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Essay: Up a bonnie, bonnie hill by Loch Lomond

It was a day calculated to turn anyone into a hiker.

By Christopher Andreae / April 1, 2008



I didn't think it would happen – although the Electricity Man and I had talked about doing it for, oh, three or four years.

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We'd bump into each other as we were exercising our dogs on our semiurban streets. His house is 10 minutes from ours. When we'd meet, I'd turn around to go his way or he mine for chat. But one part of our chat almost became a refrain.

"So, when are we going to do our hill walk?" he'd say. Then add: "We'd better wait until the weather improves, though."

I would invariably agree ... and then, somehow, even if the weather did improve, we went on thinking about it but never settled on a day.

In the end, I decided that we would probably never get around to it.

I should admit that I am not what you'd call a frequent hill walker. Living in rural Yorkshire, England, in the 1970s, guests once or twice inveigled me up the nearest hill, Ingleborough by name. You could see its flatly rounded silhouette from my studio, across the valley. I liked it. It wasn't formidable, and going up it was a sort of pleasantness between lunch and tea.

My next hill walk took place in the 1980s. By then I was (and still am) living in Scotland, a part of the world with a hill or two to its name.

But the friend who agreed to show me the delights of walking up and down a Scottish hill kindly took me to one of this country's lesser geological humps. So it wasn't too demanding a day. Nevertheless, for that occasion, I made a gesture toward the possibility of doing this sort of energetic thing more than once or twice a decade: I bought a modest pair of hiking boots.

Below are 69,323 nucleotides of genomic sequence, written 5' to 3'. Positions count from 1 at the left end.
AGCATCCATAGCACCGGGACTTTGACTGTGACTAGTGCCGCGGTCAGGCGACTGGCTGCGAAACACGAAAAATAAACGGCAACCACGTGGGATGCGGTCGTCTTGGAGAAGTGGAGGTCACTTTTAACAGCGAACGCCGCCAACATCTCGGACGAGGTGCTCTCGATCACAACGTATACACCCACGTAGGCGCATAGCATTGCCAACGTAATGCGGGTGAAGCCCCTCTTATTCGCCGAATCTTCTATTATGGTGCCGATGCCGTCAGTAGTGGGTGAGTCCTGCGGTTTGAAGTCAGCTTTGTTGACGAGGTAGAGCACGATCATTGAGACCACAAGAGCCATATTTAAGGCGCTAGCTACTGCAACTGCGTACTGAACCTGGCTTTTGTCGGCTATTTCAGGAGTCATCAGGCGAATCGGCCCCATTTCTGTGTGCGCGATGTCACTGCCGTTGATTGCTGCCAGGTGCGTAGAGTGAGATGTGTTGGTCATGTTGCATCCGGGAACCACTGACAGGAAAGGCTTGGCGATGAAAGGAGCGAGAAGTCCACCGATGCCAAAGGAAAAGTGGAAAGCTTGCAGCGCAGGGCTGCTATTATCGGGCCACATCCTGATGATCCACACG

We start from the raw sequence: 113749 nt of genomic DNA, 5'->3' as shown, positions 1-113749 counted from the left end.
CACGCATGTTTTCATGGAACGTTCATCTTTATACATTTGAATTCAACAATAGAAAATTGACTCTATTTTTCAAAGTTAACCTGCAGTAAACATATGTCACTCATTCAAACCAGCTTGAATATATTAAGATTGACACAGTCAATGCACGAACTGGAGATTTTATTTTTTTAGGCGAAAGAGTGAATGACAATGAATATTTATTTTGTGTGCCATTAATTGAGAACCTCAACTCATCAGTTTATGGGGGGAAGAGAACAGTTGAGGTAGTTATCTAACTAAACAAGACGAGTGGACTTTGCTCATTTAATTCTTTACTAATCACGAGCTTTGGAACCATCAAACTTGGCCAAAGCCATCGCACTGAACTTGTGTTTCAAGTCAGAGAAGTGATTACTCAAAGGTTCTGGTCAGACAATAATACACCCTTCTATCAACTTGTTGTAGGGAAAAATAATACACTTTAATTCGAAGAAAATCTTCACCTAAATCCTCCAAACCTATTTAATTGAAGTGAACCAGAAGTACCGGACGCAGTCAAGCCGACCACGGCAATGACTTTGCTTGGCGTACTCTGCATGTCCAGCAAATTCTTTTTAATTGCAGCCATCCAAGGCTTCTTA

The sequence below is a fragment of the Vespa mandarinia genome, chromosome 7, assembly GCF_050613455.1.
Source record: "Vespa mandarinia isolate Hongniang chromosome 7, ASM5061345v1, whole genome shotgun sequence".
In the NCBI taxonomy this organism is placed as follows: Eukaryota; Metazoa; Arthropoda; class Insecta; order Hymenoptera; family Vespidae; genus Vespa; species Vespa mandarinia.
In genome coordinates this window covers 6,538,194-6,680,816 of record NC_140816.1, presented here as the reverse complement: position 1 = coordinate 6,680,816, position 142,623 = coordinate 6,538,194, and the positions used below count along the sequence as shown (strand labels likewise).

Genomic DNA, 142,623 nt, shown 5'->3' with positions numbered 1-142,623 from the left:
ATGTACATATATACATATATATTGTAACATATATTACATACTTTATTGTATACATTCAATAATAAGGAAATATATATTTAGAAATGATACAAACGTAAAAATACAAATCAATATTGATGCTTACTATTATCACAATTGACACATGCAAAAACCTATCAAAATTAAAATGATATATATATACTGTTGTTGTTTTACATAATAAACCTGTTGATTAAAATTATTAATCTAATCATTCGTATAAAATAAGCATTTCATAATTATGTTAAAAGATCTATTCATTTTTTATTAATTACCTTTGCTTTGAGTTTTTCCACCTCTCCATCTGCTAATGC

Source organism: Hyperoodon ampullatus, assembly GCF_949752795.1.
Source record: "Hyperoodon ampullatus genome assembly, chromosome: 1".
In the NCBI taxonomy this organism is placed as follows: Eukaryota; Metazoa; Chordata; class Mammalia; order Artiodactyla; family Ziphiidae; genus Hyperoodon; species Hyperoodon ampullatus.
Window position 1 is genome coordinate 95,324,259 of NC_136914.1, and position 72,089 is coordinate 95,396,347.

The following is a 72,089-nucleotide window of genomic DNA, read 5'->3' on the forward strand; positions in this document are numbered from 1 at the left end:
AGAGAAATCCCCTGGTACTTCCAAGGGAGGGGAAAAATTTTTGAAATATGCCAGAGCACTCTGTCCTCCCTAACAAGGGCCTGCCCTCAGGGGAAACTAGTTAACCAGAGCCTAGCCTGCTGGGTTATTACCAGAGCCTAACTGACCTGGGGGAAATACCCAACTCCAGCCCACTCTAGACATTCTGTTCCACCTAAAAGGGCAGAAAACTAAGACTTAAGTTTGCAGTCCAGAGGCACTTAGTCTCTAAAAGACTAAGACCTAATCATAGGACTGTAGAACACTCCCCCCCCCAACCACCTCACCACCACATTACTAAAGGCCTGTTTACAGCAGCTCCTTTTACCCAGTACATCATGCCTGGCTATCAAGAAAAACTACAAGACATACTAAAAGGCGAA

I have never used them since.

Then quite suddenly, the Electricity Man's wife was to be away from home for a few days.

The forecast was good. Wednesday was more or less free for both of us. Determination was in the air.

The morning started out a touch frosty and quite foggy. By 10, however, the low winter sun had come through. By 11, it was actually warm, a bonus not to be taken for granted in Scotland so early in the year.

We call him the "Electricity Man" (behind his back) because the little we know about him includes the fact that he was very high in the managerial echelons of Scottish Power (the supplier of our lighting and such) until he opted for home life a decade or so ago.

I know that, like me, he'd been to Cambridge, though rather earlier and on the engineering side of things, while I studied English and then fine arts. And I know he comes originally from Lancashire. But I suppose that's not his fault.

As we pulled into the parking space in the village of Balmaha on the "bonnie, bonnie banks o' Loch Lomond," he pointed up to the vast rounded hummock we were to climb.

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